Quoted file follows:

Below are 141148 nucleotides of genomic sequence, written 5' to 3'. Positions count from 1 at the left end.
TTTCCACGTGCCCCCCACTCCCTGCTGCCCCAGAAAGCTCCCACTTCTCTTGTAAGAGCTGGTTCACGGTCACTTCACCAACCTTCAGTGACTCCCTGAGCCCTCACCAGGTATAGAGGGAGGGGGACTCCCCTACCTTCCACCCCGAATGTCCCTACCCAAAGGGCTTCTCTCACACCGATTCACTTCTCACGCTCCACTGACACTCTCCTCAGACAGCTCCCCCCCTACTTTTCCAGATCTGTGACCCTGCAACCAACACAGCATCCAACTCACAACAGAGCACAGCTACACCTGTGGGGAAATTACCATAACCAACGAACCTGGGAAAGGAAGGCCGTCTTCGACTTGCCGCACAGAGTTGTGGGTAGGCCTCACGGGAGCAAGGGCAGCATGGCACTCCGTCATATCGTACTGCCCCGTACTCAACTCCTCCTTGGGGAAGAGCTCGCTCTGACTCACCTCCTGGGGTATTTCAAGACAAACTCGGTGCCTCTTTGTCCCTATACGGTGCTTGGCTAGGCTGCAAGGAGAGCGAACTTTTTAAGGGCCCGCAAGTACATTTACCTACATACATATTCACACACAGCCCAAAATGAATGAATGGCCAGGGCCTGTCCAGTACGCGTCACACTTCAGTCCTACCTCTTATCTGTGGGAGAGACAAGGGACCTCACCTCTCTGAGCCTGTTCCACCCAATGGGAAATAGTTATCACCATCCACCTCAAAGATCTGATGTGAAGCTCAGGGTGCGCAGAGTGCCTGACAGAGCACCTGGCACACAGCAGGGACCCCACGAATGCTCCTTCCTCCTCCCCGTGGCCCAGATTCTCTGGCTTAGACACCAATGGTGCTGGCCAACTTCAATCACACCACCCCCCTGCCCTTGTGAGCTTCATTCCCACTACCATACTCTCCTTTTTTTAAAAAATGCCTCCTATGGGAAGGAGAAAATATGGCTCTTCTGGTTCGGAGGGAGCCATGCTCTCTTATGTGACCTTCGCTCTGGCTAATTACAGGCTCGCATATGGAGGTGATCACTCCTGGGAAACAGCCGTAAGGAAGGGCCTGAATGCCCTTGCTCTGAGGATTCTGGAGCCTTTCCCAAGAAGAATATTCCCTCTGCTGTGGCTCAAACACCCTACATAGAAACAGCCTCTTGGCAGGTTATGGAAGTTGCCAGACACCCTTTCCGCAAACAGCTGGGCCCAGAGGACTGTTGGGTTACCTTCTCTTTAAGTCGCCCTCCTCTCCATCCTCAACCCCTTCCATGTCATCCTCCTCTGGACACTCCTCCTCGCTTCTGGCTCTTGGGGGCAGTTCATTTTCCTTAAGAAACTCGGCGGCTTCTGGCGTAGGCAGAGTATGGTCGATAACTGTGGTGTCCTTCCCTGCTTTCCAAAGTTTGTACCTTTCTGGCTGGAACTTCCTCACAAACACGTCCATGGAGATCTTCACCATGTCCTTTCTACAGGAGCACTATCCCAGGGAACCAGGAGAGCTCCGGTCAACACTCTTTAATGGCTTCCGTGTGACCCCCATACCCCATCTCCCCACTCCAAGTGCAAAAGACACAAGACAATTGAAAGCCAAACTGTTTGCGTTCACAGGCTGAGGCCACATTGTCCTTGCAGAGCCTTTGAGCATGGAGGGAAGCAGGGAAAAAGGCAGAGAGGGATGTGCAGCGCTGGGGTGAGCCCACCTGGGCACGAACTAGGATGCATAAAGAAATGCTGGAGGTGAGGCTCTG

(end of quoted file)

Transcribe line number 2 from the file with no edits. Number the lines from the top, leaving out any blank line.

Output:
TTTCCACGTGCCCCCCACTCCCTGCTGCCCCAGAAAGCTCCCACTTCTCTTGTAAGAGCTGGTTCACGGTCACTTCACCAACCTTCAGTGACTCCCTGAGCCCTCACCAGGTATAGAGGGAGGGGGACTCCCCTACCTTCCACCCCGAATGTCCCTACCCAAAGGGCTTCTCTCACACCGATTCACTTCTCACGCTCCACTGACACTCTCCTCAGACAGCTCCCCCCCTACTTTTCCAGATCTGTGACCCTGCAACCAACACAGCATCCAACTCACAACAGAGCACAGCTACACCTGTGGGGAAATTACCATAACCAACGAACCTGGGAAAGGAAGGCCGTCTTCGACTTGCCGCACAGAGTTGTGGGTAGGCCTCACGGGAGCAAGGGCAGCATGGCACTCCGTCATATCGTACTGCCCCGTACTCAACTCCTCCTTGGGGAAGAGCTCGCTCTGACTCACCTCCTGGGGTATTTCAAGACAAACTCGGTGCCTCTTTGTCCCTATACGGTGCTTGGCTAGGCTGCAAGGAGAGCGAACTTTTTAAGGGCCCGCAAGTACATTTACCTACATACATATTCACACACAGCCCAAAATGAATGAATGGCCAGGGCCTGTCCAGTACGCGTCACACTTCAGTCCTACCTCTTATCTGTGGGAGAGACAAGGGACCTCACCTCTCTGAGCCTGTTCCACCCAATGGGAAATAGTTATCACCATCCACCTCAAAGATCTGATGTGAAGCTCAGGGTGCGCAGAGTGCCTGACAGAGCACCTGGCACACAGCAGGGACCCCACGAATGCTCCTTCCTCCTCCCCGTGGCCCAGATTCTCTGGCTTAGACACCAATGGTGCTGGCCAACTTCAATCACACCACCCCCCTGCCCTTGTGAGCTTCATTCCCACTACCATACTCTCCTTTTTTTAAAAAATGCCTCCTATGGGAAGGAGAAAATATGGCTCTTCTGGTTCGGAGGGAGCCATGCTCTCTTATGTGACCTTCGCTCTGGCTAATTACAGGCTCGCATATGGAGGTGATCACTCCTGGGAAACAGCCGTAAGGAAGGGCCTGAATGCCCTTGCTCTGAGGATTCTGGAGCCTTTCCCAAGAAGAATATTCCCTCTGCTGTGGCTCAAACACCCTACATAGAAACAGCCTCTTGGCAGGTTATGGAAGTTGCCAGACACCCTTTCCGCAAACAGCTGGGCCCAGAGGACTGTTGGGTTACCTTCTCTTTAAGTCGCCCTCCTCTCCATCCTCAACCCCTTCCATGTCATCCTCCTCTGGACACTCCTCCTCGCTTCTGGCTCTTGGGGGCAGTTCATTTTCCTTAAGAAACTCGGCGGCTTCTGGCGTAGGCAGAGTATGGTCGATAACTGTGGTGTCCTTCCCTGCTTTCCAAAGTTTGTACCTTTCTGGCTGGAACTTCCTCACAAACACGTCCATGGAGATCTTCACCATGTCCTTTCTACAGGAGCACTATCCCAGGGAACCAGGAGAGCTCCGGTCAACACTCTTTAATGGCTTCCGTGTGACCCCCATACCCCATCTCCCCACTCCAAGTGCAAAAGACACAAGACAATTGAAAGCCAAACTGTTTGCGTTCACAGGCTGAGGCCACATTGTCCTTGCAGAGCCTTTGAGCATGGAGGGAAGCAGGGAAAAAGGCAGAGAGGGATGTGCAGCGCTGGGGTGAGCCCACCTGGGCACGAACTAGGATGCATAAAGAAATGCTGGAGGTGAGGCTCTG